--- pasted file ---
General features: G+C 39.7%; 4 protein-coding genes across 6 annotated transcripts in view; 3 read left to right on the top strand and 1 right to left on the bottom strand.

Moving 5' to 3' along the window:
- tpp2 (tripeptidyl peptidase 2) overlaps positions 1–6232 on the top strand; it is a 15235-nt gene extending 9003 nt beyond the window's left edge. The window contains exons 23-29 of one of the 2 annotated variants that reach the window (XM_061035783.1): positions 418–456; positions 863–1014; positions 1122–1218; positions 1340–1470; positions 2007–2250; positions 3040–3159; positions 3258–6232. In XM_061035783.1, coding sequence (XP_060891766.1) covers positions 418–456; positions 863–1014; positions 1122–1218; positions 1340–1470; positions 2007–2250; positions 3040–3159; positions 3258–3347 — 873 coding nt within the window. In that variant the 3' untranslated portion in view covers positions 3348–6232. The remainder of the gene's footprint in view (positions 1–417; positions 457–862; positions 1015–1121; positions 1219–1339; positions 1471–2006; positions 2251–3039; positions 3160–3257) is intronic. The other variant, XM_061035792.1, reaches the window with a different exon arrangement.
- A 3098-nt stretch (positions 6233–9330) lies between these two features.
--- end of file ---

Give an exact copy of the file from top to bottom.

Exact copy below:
General features: G+C 39.7%; 4 protein-coding genes across 6 annotated transcripts in view; 3 read left to right on the top strand and 1 right to left on the bottom strand.

Moving 5' to 3' along the window:
- tpp2 (tripeptidyl peptidase 2) overlaps positions 1–6232 on the top strand; it is a 15235-nt gene extending 9003 nt beyond the window's left edge. The window contains exons 23-29 of one of the 2 annotated variants that reach the window (XM_061035783.1): positions 418–456; positions 863–1014; positions 1122–1218; positions 1340–1470; positions 2007–2250; positions 3040–3159; positions 3258–6232. In XM_061035783.1, coding sequence (XP_060891766.1) covers positions 418–456; positions 863–1014; positions 1122–1218; positions 1340–1470; positions 2007–2250; positions 3040–3159; positions 3258–3347 — 873 coding nt within the window. In that variant the 3' untranslated portion in view covers positions 3348–6232. The remainder of the gene's footprint in view (positions 1–417; positions 457–862; positions 1015–1121; positions 1219–1339; positions 1471–2006; positions 2251–3039; positions 3160–3257) is intronic. The other variant, XM_061035792.1, reaches the window with a different exon arrangement.
- A 3098-nt stretch (positions 6233–9330) lies between these two features.